Sinn Fein leaders extend sympathies to those mourning Queen’s death

·2-min read
Sinn Fein President Mary Lou McDonald speaking to the media (Brian Lawless/PA) (PA Wire)
Sinn Fein President Mary Lou McDonald speaking to the media (Brian Lawless/PA) (PA Wire)

Sinn Fein’s leaders have expressed their sympathies to those mourning the death of the Queen, extending their condolences to unionists in particular.

The comments from the republican leaders are the latest in the development of diplomatic relations between Sinn Fein and the British establishment that would not have been thought possible in the years prior to the peace process.

In response to the news of the death, Sinn Fein leader Mary Lou McDonald said: “To the royal family and all who mourn the death of Queen Elizabeth, especially Irish unionists, I extend sincere sympathy.

“She lived a long, full life.

“In her lifetime relationships between our countries were changed and changing. I salute her contribution to this transformation.”

Sinn Fein’s Stormont leader Michelle O’Neill said she had learned of the death of the Queen with “deep regret”, and wished to acknowledge “the profound sorrow of our neighbours from within the unionist community who will feel her loss deeply”.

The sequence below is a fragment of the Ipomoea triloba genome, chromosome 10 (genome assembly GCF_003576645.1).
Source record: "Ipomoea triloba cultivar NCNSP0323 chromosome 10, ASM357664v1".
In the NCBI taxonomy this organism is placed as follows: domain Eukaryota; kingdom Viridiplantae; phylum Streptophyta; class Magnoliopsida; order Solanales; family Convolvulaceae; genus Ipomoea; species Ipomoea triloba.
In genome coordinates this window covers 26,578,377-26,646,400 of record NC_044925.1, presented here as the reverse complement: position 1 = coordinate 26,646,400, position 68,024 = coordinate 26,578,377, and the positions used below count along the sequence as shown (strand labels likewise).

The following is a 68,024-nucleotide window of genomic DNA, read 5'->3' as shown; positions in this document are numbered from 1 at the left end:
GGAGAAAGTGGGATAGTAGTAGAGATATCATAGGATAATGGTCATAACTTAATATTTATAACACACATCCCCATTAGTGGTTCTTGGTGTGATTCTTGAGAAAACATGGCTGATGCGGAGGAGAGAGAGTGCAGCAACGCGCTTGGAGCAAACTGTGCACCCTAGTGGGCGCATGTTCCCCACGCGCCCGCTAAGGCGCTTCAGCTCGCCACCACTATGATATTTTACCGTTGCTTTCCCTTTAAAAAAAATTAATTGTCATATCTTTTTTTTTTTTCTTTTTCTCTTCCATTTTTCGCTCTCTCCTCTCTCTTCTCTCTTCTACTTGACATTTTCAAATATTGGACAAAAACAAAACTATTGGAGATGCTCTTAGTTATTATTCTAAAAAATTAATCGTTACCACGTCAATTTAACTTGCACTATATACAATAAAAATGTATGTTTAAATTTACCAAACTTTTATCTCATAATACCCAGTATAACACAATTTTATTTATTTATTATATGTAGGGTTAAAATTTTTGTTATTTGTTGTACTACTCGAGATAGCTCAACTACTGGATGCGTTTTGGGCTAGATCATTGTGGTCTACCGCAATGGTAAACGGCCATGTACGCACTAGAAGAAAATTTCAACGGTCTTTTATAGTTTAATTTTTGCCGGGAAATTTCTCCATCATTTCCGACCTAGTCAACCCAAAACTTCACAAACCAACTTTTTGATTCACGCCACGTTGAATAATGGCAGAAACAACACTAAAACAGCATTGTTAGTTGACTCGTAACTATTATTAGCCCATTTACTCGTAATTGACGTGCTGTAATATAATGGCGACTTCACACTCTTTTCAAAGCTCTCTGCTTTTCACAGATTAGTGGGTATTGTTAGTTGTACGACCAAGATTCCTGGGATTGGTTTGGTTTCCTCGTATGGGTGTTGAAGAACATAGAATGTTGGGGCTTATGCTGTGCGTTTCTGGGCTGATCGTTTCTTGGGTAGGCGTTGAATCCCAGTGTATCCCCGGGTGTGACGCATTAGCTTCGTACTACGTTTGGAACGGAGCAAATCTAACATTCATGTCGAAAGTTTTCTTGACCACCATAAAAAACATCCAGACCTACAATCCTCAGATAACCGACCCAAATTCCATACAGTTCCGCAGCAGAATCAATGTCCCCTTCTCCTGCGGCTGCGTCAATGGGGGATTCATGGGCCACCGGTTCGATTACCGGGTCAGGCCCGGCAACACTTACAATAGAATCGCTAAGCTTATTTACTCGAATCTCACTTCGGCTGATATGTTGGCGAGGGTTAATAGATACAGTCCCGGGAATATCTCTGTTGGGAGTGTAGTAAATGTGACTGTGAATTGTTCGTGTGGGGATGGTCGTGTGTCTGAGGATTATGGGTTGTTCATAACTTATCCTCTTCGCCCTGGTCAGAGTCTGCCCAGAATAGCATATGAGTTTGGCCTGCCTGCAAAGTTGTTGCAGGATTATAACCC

It comes 11 years after Sinn Fein snubbed the Queen’s historic visit to Ireland, the first by a British monarch in 100 years, in a move that was labelled as out of sync with the general sentiment on the island of Ireland.

The following year, former IRA commander and then NI deputy first minister Martin McGuinness shook hands with the Queen in Belfast in a symbolic gesture of progress that made headlines across the world.

This was made more significant by the fact that as part of the IRA’s terrorist campaign against the British establishment, the Queen’s second cousin Lord Mountbatten was assassinated in Co Sligo in 1979.

In 2015, during a visit to Ireland which included travelling to the scene where his great uncle was killed, Charles shook hands with the then Sinn Fein leader Gerry Adams in what was deemed another historic moment in developing diplomatic relations.